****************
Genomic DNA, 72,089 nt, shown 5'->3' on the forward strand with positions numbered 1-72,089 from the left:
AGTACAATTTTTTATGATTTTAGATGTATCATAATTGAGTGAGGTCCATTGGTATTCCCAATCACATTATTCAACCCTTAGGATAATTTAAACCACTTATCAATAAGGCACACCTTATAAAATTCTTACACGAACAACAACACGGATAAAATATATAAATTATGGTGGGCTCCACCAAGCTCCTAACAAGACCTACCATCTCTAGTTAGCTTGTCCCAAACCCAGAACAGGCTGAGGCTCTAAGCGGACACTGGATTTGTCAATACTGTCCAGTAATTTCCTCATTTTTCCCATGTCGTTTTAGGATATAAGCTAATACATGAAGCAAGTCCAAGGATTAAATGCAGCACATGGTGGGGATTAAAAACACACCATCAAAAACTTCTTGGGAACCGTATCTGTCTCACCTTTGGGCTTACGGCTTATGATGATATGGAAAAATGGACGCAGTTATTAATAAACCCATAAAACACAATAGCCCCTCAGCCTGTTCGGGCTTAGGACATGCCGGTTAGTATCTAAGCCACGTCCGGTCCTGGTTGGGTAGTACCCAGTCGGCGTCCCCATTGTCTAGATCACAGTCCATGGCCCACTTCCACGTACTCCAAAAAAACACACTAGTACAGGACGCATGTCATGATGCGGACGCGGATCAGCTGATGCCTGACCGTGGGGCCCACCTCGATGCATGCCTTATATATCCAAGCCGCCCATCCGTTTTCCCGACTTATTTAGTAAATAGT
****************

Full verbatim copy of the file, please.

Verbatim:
Genomic DNA, 72,089 nt, shown 5'->3' on the forward strand with positions numbered 1-72,089 from the left:
AGTACAATTTTTTATGATTTTAGATGTATCATAATTGAGTGAGGTCCATTGGTATTCCCAATCACATTATTCAACCCTTAGGATAATTTAAACCACTTATCAATAAGGCACACCTTATAAAATTCTTACACGAACAACAACACGGATAAAATATATAAATTATGGTGGGCTCCACCAAGCTCCTAACAAGACCTACCATCTCTAGTTAGCTTGTCCCAAACCCAGAACAGGCTGAGGCTCTAAGCGGACACTGGATTTGTCAATACTGTCCAGTAATTTCCTCATTTTTCCCATGTCGTTTTAGGATATAAGCTAATACATGAAGCAAGTCCAAGGATTAAATGCAGCACATGGTGGGGATTAAAAACACACCATCAAAAACTTCTTGGGAACCGTATCTGTCTCACCTTTGGGCTTACGGCTTATGATGATATGGAAAAATGGACGCAGTTATTAATAAACCCATAAAACACAATAGCCCCTCAGCCTGTTCGGGCTTAGGACATGCCGGTTAGTATCTAAGCCACGTCCGGTCCTGGTTGGGTAGTACCCAGTCGGCGTCCCCATTGTCTAGATCACAGTCCATGGCCCACTTCCACGTACTCCAAAAAAACACACTAGTACAGGACGCATGTCATGATGCGGACGCGGATCAGCTGATGCCTGACCGTGGGGCCCACCTCGATGCATGCCTTATATATCCAAGCCGCCCATCCGTTTTCCCGACTTATTTAGTAAATAGT